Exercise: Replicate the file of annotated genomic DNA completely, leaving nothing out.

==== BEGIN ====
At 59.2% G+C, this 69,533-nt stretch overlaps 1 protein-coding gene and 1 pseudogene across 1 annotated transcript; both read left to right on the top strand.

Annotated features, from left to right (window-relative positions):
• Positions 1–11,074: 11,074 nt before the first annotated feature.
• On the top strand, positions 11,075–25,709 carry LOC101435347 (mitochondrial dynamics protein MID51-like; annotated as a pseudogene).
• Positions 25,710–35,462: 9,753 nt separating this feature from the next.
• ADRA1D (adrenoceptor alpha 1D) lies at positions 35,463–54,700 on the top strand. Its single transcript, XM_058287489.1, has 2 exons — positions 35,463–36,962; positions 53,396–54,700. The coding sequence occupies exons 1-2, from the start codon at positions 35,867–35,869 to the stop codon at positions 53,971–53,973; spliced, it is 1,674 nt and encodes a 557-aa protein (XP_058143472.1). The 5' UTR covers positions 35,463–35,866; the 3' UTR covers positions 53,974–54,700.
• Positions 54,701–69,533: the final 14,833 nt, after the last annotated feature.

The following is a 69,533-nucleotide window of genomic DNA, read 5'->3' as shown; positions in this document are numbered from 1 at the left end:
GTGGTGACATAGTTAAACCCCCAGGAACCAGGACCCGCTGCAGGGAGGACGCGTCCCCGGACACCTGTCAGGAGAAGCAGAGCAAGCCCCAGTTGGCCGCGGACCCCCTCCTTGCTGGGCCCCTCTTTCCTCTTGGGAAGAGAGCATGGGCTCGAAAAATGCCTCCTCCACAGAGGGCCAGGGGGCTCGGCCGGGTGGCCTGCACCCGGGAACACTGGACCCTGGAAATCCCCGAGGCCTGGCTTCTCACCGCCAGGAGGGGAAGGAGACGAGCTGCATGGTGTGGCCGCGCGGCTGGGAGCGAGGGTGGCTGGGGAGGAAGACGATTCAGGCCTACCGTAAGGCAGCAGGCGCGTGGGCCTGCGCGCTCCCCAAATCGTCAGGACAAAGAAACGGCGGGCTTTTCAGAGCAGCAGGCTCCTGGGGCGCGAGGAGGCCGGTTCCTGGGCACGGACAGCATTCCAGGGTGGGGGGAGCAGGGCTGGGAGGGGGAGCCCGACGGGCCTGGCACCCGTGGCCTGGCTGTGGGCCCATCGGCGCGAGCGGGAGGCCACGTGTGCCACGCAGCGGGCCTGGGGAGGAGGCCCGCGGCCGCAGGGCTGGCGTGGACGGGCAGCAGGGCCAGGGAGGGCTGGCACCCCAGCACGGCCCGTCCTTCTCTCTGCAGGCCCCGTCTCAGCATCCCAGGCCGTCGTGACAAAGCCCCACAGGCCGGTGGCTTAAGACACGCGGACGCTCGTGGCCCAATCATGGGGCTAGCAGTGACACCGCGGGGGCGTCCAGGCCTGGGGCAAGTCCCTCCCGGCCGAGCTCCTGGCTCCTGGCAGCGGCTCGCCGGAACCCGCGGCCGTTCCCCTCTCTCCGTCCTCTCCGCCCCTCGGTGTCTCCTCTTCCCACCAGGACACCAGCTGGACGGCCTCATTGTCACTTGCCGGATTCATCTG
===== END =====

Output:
At 59.2% G+C, this 69,533-nt stretch overlaps 1 protein-coding gene and 1 pseudogene across 1 annotated transcript; both read left to right on the top strand.

Annotated features, from left to right (window-relative positions):
• Positions 1–11,074: 11,074 nt before the first annotated feature.
• On the top strand, positions 11,075–25,709 carry LOC101435347 (mitochondrial dynamics protein MID51-like; annotated as a pseudogene).
• Positions 25,710–35,462: 9,753 nt separating this feature from the next.
• ADRA1D (adrenoceptor alpha 1D) lies at positions 35,463–54,700 on the top strand. Its single transcript, XM_058287489.1, has 2 exons — positions 35,463–36,962; positions 53,396–54,700. The coding sequence occupies exons 1-2, from the start codon at positions 35,867–35,869 to the stop codon at positions 53,971–53,973; spliced, it is 1,674 nt and encodes a 557-aa protein (XP_058143472.1). The 5' UTR covers positions 35,463–35,866; the 3' UTR covers positions 53,974–54,700.
• Positions 54,701–69,533: the final 14,833 nt, after the last annotated feature.

The following is a 69,533-nucleotide window of genomic DNA, read 5'->3' as shown; positions in this document are numbered from 1 at the left end:
GTGGTGACATAGTTAAACCCCCAGGAACCAGGACCCGCTGCAGGGAGGACGCGTCCCCGGACACCTGTCAGGAGAAGCAGAGCAAGCCCCAGTTGGCCGCGGACCCCCTCCTTGCTGGGCCCCTCTTTCCTCTTGGGAAGAGAGCATGGGCTCGAAAAATGCCTCCTCCACAGAGGGCCAGGGGGCTCGGCCGGGTGGCCTGCACCCGGGAACACTGGACCCTGGAAATCCCCGAGGCCTGGCTTCTCACCGCCAGGAGGGGAAGGAGACGAGCTGCATGGTGTGGCCGCGCGGCTGGGAGCGAGGGTGGCTGGGGAGGAAGACGATTCAGGCCTACCGTAAGGCAGCAGGCGCGTGGGCCTGCGCGCTCCCCAAATCGTCAGGACAAAGAAACGGCGGGCTTTTCAGAGCAGCAGGCTCCTGGGGCGCGAGGAGGCCGGTTCCTGGGCACGGACAGCATTCCAGGGTGGGGGGAGCAGGGCTGGGAGGGGGAGCCCGACGGGCCTGGCACCCGTGGCCTGGCTGTGGGCCCATCGGCGCGAGCGGGAGGCCACGTGTGCCACGCAGCGGGCCTGGGGAGGAGGCCCGCGGCCGCAGGGCTGGCGTGGACGGGCAGCAGGGCCAGGGAGGGCTGGCACCCCAGCACGGCCCGTCCTTCTCTCTGCAGGCCCCGTCTCAGCATCCCAGGCCGTCGTGACAAAGCCCCACAGGCCGGTGGCTTAAGACACGCGGACGCTCGTGGCCCAATCATGGGGCTAGCAGTGACACCGCGGGGGCGTCCAGGCCTGGGGCAAGTCCCTCCCGGCCGAGCTCCTGGCTCCTGGCAGCGGCTCGCCGGAACCCGCGGCCGTTCCCCTCTCTCCGTCCTCTCCGCCCCTCGGTGTCTCCTCTTCCCACCAGGACACCAGCTGGACGGCCTCATTGTCACTTGCCGGATTCATCTG